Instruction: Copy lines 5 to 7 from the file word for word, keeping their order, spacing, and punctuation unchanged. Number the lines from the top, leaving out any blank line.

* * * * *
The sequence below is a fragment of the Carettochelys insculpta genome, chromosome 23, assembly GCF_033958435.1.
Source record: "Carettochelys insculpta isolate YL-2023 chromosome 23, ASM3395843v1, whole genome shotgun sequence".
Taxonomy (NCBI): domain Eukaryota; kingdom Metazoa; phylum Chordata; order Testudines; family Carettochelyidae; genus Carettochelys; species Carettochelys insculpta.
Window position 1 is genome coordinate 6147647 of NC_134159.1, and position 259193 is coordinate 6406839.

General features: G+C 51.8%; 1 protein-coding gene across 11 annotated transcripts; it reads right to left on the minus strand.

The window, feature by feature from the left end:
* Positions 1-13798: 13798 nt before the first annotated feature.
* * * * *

General features: G+C 51.8%; 1 protein-coding gene across 11 annotated transcripts; it reads right to left on the minus strand.

The window, feature by feature from the left end:
* Positions 1-13798: 13798 nt before the first annotated feature.